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£169 phone or £999 phone?

Updated: May 2, 2018

I recently tried an experiment. I'm comfortable in both the iOS and Android camps so I thought I'd do a little comparison. I already had the iPhone X (£999) but then I thought... do I actually need to spend this much money on a device?


The Honor 9 Lite. Lite by name, light by nature



So, I went and bought an Honor 9 Lite (£169). It's a little bigger than the iPhone X, half the weight, runs the latest Android and has dual cameras both front and back.


You can't ignore a phone like this. It's slim, sleek, fast with a comparatively different bright shiny blue colour. It surprised me. Speed, customisation, screen and camera qualities. Sure, it's never going to be on par with the likes of the X or something like the Samsung Galaxy S9 but what you get for your money here is quite incredible.


Unfortunately, my love of tech has always led me to believe I must have the latest, greatest and most expensive phone that does everything. The reality is, I don't need that, as I'm sure is the case for many of us.


We are lured into thinking we need these phones by their pretty looks and the sneaky yet powerful marketing teams of the big guns.



iPhone X - the Apple power beast and bank breaker ©Apple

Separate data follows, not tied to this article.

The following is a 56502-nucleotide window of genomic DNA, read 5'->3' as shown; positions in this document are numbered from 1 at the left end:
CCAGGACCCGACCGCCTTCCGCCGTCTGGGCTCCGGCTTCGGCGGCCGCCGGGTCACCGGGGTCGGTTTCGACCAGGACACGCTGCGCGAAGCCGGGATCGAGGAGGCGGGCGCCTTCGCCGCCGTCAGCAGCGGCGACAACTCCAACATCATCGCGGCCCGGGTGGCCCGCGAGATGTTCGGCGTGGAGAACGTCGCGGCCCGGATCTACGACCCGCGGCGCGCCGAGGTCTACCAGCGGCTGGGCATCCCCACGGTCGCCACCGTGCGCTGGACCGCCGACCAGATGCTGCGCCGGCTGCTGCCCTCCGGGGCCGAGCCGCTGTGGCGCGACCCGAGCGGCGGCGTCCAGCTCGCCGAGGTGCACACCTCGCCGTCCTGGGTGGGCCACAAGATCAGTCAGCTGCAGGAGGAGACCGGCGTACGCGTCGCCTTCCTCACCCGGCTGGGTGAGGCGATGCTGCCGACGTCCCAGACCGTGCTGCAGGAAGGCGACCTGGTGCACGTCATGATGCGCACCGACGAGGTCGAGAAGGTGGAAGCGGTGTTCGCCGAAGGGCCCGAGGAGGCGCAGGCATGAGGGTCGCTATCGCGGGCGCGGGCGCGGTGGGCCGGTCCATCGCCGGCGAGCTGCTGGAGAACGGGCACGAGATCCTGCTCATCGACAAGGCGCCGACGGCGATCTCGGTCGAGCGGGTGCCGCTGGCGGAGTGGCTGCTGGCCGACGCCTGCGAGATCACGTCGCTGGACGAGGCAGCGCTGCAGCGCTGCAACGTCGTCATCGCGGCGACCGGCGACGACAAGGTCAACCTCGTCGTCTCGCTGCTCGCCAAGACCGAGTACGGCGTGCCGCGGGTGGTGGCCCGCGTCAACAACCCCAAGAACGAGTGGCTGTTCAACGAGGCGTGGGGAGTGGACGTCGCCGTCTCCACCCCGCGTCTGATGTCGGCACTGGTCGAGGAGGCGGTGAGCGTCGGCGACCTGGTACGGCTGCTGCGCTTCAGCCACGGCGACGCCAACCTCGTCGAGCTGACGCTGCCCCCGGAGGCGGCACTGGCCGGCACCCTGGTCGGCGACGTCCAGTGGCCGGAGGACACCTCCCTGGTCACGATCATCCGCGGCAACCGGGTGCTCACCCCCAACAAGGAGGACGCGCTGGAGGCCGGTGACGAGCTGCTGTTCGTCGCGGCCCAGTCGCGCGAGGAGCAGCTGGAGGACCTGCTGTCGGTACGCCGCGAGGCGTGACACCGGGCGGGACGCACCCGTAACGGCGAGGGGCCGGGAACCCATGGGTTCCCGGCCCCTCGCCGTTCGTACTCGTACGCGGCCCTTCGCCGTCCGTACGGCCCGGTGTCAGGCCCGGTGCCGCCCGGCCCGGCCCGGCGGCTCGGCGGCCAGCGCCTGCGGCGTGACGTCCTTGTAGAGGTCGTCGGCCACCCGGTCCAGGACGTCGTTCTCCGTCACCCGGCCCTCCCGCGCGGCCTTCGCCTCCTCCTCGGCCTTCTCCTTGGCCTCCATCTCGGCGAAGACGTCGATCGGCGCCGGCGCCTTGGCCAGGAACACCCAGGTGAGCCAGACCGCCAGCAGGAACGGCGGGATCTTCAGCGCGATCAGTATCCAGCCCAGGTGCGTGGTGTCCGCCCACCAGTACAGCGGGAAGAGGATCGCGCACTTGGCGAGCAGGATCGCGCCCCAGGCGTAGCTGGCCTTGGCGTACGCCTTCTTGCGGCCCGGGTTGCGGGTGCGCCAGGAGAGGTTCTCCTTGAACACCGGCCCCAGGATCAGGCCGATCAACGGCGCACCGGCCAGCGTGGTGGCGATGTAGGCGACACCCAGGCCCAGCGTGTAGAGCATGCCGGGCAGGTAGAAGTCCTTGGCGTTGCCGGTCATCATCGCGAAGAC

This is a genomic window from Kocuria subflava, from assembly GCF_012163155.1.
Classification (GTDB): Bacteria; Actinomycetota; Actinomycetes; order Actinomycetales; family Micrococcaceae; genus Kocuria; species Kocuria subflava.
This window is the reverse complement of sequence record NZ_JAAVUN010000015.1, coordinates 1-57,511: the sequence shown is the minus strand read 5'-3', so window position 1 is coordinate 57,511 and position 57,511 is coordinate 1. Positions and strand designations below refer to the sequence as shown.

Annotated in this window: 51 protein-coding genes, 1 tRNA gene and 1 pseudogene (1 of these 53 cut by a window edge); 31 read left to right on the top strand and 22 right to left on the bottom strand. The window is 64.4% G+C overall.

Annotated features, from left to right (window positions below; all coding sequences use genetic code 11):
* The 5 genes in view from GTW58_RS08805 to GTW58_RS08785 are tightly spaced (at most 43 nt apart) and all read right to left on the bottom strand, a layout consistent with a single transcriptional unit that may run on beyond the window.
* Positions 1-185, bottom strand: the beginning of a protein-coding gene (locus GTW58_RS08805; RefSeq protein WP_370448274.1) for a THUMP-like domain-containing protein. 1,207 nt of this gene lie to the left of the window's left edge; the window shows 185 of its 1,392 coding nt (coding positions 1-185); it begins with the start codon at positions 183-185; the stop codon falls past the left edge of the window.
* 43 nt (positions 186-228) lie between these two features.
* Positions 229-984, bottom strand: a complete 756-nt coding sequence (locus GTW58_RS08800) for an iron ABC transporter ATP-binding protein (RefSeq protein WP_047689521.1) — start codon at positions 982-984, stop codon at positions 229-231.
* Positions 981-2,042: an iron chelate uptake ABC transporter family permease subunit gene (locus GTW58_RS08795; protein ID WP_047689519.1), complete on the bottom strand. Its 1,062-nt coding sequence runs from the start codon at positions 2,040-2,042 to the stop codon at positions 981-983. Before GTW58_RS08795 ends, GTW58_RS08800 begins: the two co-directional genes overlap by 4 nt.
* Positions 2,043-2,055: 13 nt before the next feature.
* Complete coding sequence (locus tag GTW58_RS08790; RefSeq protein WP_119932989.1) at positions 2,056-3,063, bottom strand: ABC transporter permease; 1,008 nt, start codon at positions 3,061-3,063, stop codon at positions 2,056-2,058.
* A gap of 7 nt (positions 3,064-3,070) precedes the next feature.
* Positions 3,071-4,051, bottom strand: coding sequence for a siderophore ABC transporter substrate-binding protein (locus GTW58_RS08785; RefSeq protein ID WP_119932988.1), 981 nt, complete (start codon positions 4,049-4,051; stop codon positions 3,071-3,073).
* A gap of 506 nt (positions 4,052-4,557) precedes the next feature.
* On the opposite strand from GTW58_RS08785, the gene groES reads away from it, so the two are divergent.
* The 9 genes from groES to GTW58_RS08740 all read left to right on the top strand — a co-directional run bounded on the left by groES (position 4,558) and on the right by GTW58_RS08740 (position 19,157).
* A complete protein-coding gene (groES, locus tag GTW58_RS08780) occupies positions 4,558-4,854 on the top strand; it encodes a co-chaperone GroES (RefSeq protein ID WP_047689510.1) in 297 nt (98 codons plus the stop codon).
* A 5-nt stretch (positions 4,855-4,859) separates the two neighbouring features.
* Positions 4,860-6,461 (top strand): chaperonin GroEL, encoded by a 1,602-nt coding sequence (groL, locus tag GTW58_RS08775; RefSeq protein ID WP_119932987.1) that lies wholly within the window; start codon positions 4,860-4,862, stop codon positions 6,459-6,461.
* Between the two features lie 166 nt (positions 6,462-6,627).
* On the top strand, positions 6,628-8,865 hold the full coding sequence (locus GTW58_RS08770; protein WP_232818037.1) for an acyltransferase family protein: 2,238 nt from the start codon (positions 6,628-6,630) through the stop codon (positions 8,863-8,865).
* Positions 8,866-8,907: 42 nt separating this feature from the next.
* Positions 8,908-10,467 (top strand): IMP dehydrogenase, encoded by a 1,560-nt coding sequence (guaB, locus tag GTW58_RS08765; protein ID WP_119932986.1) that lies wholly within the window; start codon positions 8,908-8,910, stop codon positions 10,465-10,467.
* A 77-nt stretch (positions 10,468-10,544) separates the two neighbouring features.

What I realised actually shocked me. My £169 phone was impressing me, I mean really impressing me. There's so much emphasis on phone cameras now (seemingly more than them being an actual phone). However, I've always had one argument about this. When you take photos on your phone, what do you then view them on? The phone itself? A tablet? Computer? Ok, maybe your 50" TV to show off. But that's it. These cameras come with specs which would be suitable for billboard posters and beyond. Great. For the average user taking their holiday snaps or pics of their meal out? Not needed.


It's all about the cameras. Totally wrong, mostly pointless. Also, the next generation top-of-the-range phone might be "2x faster" than it's predecessor. They usually are. Ask yourself this though. What do you actually use your phone for? I bet it's social media, emails, checking the news, messaging apps, taking a few pics, playing the odd game and.... what is that one? Ah, yes, making a phone call.


This is exactly what I've done. Besides, my £999 phone can't multi-task many apps without relaunching them, my £199 phone can. It's great to have and be seen with the best but I'd put money on others being just as happy with something not even a third of the price.


Think about it.

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